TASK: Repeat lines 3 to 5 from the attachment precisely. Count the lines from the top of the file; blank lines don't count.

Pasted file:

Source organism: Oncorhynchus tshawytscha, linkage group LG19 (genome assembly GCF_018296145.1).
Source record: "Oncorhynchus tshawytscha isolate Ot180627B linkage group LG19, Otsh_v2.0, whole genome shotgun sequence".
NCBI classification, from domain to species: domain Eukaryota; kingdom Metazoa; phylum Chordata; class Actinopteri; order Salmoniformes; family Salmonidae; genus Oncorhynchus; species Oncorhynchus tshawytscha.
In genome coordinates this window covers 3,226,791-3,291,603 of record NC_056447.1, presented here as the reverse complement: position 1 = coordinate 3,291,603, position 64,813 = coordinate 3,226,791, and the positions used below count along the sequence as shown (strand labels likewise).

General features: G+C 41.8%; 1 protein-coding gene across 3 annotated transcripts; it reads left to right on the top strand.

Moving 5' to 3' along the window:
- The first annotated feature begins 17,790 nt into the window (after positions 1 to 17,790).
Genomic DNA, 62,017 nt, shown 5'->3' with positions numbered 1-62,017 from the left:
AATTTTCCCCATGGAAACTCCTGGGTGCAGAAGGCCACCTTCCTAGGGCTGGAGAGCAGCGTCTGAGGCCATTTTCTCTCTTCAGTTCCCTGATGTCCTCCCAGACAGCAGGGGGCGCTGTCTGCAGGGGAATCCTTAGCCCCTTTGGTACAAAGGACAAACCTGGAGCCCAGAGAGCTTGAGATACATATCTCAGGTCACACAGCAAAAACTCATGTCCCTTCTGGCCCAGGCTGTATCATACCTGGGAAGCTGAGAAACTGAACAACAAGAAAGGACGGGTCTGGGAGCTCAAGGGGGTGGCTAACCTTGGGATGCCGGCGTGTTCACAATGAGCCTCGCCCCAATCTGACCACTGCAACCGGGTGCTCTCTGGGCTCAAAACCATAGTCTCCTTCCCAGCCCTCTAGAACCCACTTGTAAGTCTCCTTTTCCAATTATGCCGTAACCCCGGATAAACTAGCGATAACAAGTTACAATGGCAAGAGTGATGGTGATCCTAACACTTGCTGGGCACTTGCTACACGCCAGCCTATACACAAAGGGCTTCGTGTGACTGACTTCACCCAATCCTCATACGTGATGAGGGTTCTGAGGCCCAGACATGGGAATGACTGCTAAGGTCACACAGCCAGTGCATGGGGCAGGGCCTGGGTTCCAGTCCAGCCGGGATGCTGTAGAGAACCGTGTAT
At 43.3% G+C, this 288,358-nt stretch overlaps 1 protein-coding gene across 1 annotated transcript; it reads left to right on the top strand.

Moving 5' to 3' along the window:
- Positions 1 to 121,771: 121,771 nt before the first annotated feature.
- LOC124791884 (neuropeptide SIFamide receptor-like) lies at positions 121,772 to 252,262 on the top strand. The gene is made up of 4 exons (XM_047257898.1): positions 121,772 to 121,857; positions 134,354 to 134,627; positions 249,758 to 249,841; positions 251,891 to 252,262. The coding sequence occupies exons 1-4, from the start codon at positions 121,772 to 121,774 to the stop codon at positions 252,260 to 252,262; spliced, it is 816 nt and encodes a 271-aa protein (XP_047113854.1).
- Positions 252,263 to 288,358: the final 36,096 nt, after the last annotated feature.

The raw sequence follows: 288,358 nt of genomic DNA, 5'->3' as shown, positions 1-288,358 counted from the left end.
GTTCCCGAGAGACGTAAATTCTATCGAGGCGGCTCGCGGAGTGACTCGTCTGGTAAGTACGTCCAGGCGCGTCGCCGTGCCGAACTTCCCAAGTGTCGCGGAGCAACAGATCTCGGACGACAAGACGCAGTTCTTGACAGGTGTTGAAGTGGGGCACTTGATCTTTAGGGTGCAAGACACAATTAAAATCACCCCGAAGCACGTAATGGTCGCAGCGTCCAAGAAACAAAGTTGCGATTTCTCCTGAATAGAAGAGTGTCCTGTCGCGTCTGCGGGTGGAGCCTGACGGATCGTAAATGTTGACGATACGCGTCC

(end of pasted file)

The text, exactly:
NCBI classification, from domain to species: domain Eukaryota; kingdom Metazoa; phylum Chordata; class Actinopteri; order Salmoniformes; family Salmonidae; genus Oncorhynchus; species Oncorhynchus tshawytscha.
In genome coordinates this window covers 3,226,791-3,291,603 of record NC_056447.1, presented here as the reverse complement: position 1 = coordinate 3,291,603, position 64,813 = coordinate 3,226,791, and the positions used below count along the sequence as shown (strand labels likewise).

General features: G+C 41.8%; 1 protein-coding gene across 3 annotated transcripts; it reads left to right on the top strand.